Letter: No conspiracy, only concerned citizens in Langley community associations

A community association president responds to a letter.

Dear Editor,

(Opinions are my own, not the Willoughby Residents Association as a whole)

Mr. Roland Seguin [“Langley resident wary of community associations and grant request,” Feb. 8, Langley Advance] claims that residents associations are banding together to have some political agenda. Mr. Seguin also makes a series of other generalizations and perhaps was misinformed in his research. To begin with, we have not seen him at our WRA meetings and nor has he made any attempt to contact us as far as we know.

Mr. Seguin says “How does a community issue in Aldergrove, make it necessary for a Brookswood group 15 kilometres away to be connected?” No man is an island. Even something that happens in Coquitlam or New Westminster can have an impact on Langley as a whole. In my experience, the removal of tolls on the Port Mann have proven that point.

I’m a 3rd generation Vancouverite and between me and my family of origin I have lived in almost every area of Metro Vancouver. There is not an area I’ve lived in that the local volunteers in various community organizations haven’t improved. I’ve been a volunteer on the McBride-Sapperton Residents Association (MSRA) and I was on the executive of the Burquitlam Community Association (BCA). I am, again, on the executive, this time for the Willoughby Residents Association (WRA). Community associations often act as part of the checks and balances of local government, it is true. But more importantly, according to a 2016 study through the Haskayne School of business, Community Associations (CAs) are important to the fabric of any city.

To say we are “structuring to have power in numbers for political influence” is erroneous.

And to give a generalization that we are all just trying to save trees is laughable. Come see the house in which I live. What trees am I going to save? Developers have already been allowed to cut them all down in our neighbourhood.

You think we’re after money for some sort of political agenda. I can assure you that while some people may have that agenda, the vast majority of the people I’ve met through volunteering with my CA just want their home to be a stable, safe environment to raise their families and live their lives. And many of them don’t have the time to move toward this goal. I am fortunate that I do. You question the statistic of how many people we represent. You are correct, we don’t have an exact number. We get our numbers from the metrics of people who do the surveys, or provide social or public media platforms, or those who are technologically savvy enough to find the website and/or go to the membership link. Granted, the services may be counting the apathetic, but I’m willing to go out on a limb and say that they are also counting the people who moved to Langley because they can afford to have a decent life here. But, sir, if you have a better way of estimating our numbers, why don’t you come to our February or May meeting and enlighten us all. And that would be the fortunate us who can spend some time to help invest in their community.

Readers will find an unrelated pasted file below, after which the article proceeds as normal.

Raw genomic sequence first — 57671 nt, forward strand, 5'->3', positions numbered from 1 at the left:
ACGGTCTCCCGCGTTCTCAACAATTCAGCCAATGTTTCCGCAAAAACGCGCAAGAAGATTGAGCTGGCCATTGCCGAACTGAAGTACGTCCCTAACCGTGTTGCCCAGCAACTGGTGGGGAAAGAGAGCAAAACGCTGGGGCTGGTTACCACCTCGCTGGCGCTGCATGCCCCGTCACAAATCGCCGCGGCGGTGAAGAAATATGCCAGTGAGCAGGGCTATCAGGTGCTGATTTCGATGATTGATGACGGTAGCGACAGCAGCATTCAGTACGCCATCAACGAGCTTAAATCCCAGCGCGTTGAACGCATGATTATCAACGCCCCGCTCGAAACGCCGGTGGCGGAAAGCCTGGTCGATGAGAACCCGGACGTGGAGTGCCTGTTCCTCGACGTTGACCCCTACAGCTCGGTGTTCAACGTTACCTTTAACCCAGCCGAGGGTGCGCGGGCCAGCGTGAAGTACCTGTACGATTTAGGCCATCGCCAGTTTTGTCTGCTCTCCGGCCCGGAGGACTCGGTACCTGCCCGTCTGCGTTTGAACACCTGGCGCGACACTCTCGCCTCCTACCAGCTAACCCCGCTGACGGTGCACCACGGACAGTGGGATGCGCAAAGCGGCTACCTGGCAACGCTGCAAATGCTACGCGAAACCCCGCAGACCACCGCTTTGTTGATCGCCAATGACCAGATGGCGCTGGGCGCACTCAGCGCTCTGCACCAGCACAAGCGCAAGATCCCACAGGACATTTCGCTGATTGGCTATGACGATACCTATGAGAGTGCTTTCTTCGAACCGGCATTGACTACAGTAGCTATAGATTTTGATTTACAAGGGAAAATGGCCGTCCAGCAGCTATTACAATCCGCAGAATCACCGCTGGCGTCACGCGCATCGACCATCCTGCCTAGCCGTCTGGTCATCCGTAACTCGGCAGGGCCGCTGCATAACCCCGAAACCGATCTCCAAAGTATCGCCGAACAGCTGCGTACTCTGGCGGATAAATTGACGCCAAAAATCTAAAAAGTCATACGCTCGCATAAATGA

You say that the information on our website is misleading. Please go to www.willoughbyresidents.org and tell us specifically what is misleading. You are correct. We aren’t professional website developers. But having been paid sometimes for the various websites we produce, we’re more than non-professionals, since it seems to matter.

You give a blanket statement saying that there is “no question their underlying motives are political and could be to create an anti-development advocacy power group. Many of these CAs have been asking for elaborate or unnecessary amenities which drives up the costs of housing and our taxes.” I guess I missed it when you came to the last meeting and heard our mandate. Oh wait. You didn’t come. And you know nothing about us. You say we have been asking for unnecessary amenities. Well here’s the deal. If the TOL wants my tax dollars, they need to entice me to stay. And yes, those pesky amenities like sidewalks and crosswalks and bike lanes are costly. We believe the safety of the people who walk in our burgeoning neighbourhood to be paramount, as is planned development.

And Councilors’ [David] Davis and [Kim] Richter have never attended our meetings, but we will certainly be inviting them to the WRA hosted all candidate’s meeting in October 2018.

And one more thing. Canadian history provides a structure of counter-balancing those charged with governance. We see this form of opposition in legislature and parliament, but also by respectful debate in various other forums. But when we’re told we should provide more, then someone will have to pay for that “more.” That’s just logic.

I’ll close with this. I’ve been involved in a variety of organizations since my children were little. That’s what I modeled. And I quickly discovered that, without exception, in any and every organization, 10% of the people do 80% of the work; 10% of the people can be cajoled into doing another 10% of the work. And 80% of the people just sit around criticizing how much better it would be if it were done their way or if they were doing it. But they never do it. Maybe we all need to ask which pot we fall in.

Cynthia Hamilton

President, Willoughby Residents Association

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